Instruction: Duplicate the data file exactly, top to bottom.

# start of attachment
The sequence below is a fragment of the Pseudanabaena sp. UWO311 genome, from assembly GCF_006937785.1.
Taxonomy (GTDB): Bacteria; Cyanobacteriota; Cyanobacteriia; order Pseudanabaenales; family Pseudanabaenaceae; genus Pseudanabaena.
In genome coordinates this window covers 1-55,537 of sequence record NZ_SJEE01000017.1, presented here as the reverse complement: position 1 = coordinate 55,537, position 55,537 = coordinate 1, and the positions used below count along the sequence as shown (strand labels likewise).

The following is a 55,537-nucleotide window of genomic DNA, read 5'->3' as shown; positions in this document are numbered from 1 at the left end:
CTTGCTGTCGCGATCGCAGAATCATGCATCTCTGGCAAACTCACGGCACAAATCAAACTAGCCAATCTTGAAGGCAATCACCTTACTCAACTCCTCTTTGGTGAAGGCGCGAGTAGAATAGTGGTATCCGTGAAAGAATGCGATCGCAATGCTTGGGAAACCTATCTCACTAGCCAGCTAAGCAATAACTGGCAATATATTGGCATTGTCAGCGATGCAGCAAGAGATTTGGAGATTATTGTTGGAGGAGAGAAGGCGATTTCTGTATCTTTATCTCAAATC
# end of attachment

The sequence below is a fragment of the Pseudanabaena sp. UWO311 genome, from assembly GCF_006937785.1.
Taxonomy (GTDB): Bacteria; Cyanobacteriota; Cyanobacteriia; order Pseudanabaenales; family Pseudanabaenaceae; genus Pseudanabaena.
In genome coordinates this window covers 1-55,537 of sequence record NZ_SJEE01000017.1, presented here as the reverse complement: position 1 = coordinate 55,537, position 55,537 = coordinate 1, and the positions used below count along the sequence as shown (strand labels likewise).

The following is a 55,537-nucleotide window of genomic DNA, read 5'->3' as shown; positions in this document are numbered from 1 at the left end:
CTTGCTGTCGCGATCGCAGAATCATGCATCTCTGGCAAACTCACGGCACAAATCAAACTAGCCAATCTTGAAGGCAATCACCTTACTCAACTCCTCTTTGGTGAAGGCGCGAGTAGAATAGTGGTATCCGTGAAAGAATGCGATCGCAATGCTTGGGAAACCTATCTCACTAGCCAGCTAAGCAATAACTGGCAATATATTGGCATTGTCAGCGATGCAGCAAGAGATTTGGAGATTATTGTTGGAGGAGAGAAGGCGATTTCTGTATCTTTATCTCAAATC